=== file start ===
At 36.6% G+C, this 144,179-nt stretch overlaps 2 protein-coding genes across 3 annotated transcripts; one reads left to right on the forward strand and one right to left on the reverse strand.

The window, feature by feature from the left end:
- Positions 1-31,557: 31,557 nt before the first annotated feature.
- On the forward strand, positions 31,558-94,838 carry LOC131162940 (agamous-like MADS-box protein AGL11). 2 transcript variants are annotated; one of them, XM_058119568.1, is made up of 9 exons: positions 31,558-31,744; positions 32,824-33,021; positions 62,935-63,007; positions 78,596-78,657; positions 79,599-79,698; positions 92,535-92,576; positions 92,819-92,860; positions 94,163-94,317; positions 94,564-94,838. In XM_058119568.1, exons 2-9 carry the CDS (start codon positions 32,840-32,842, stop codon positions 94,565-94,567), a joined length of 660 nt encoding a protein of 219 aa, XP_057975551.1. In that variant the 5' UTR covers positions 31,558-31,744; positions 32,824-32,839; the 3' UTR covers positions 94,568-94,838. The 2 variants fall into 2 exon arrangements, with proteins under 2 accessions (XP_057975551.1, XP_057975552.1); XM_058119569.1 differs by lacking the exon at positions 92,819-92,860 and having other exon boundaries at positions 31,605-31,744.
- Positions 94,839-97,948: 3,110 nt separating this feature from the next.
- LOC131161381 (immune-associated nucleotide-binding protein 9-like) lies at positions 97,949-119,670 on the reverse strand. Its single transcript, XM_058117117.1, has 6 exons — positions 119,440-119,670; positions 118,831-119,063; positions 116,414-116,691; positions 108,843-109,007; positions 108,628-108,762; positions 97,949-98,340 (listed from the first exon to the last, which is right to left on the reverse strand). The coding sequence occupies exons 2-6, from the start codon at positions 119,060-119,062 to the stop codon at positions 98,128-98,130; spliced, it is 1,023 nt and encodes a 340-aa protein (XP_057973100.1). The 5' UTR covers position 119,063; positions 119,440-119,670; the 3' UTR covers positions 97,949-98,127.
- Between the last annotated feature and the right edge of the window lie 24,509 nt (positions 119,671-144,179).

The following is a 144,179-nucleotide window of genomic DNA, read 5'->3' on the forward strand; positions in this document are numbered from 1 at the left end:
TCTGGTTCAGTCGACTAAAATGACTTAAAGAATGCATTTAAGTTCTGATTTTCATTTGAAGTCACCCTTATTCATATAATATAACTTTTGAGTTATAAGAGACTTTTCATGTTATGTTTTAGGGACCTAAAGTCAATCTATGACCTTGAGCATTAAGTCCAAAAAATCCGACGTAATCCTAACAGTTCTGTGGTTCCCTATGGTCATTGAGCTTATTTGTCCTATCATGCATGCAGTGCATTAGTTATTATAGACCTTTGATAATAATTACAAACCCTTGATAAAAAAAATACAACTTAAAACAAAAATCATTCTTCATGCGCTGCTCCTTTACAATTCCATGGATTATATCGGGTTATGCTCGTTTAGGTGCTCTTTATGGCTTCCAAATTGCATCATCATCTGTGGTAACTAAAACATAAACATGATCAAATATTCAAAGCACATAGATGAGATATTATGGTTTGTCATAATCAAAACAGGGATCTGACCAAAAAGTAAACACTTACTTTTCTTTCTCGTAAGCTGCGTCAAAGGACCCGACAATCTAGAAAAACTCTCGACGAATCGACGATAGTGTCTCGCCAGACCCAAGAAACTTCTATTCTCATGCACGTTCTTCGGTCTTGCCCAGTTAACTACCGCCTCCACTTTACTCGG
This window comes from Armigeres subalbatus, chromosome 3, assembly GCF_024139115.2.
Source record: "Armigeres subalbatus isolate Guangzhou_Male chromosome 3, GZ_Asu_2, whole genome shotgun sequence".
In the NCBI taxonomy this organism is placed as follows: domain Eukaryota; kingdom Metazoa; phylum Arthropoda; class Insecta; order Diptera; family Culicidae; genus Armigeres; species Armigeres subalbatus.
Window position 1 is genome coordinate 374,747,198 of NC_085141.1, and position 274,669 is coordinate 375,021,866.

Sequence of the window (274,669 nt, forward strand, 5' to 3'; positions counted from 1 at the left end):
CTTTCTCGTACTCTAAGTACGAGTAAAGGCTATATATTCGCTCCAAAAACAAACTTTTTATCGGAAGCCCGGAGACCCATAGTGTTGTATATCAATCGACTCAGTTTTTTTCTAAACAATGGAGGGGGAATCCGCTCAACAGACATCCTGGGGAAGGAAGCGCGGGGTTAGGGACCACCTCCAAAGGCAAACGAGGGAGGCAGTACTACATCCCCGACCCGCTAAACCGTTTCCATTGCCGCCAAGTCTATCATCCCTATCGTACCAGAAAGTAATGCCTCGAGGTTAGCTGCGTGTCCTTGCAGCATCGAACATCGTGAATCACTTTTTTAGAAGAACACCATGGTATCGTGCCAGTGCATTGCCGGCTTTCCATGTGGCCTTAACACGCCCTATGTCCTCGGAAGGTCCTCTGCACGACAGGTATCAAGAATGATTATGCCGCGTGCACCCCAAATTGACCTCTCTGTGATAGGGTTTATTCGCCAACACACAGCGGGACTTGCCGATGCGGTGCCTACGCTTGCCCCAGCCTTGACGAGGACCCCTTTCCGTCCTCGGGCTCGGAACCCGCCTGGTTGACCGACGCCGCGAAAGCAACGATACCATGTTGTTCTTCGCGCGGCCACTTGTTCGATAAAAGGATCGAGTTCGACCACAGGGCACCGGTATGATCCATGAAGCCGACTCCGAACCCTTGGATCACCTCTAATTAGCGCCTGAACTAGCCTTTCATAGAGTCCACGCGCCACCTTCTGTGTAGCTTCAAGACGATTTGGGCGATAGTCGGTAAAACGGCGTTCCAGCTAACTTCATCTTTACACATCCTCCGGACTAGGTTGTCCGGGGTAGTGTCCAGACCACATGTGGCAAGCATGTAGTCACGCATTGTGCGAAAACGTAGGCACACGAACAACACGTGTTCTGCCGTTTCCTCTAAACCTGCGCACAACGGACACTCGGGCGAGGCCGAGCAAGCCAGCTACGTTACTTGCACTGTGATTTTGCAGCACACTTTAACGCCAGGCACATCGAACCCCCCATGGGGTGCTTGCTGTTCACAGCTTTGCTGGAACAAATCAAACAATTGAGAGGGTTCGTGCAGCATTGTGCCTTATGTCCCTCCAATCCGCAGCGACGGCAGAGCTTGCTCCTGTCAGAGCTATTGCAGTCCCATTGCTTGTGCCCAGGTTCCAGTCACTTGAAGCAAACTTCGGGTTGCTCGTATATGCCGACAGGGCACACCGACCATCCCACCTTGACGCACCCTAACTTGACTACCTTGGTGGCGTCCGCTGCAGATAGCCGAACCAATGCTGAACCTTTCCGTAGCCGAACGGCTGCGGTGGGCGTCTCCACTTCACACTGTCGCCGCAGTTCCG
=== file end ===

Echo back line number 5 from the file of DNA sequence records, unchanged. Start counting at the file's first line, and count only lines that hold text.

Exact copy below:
- Positions 94,839-97,948: 3,110 nt separating this feature from the next.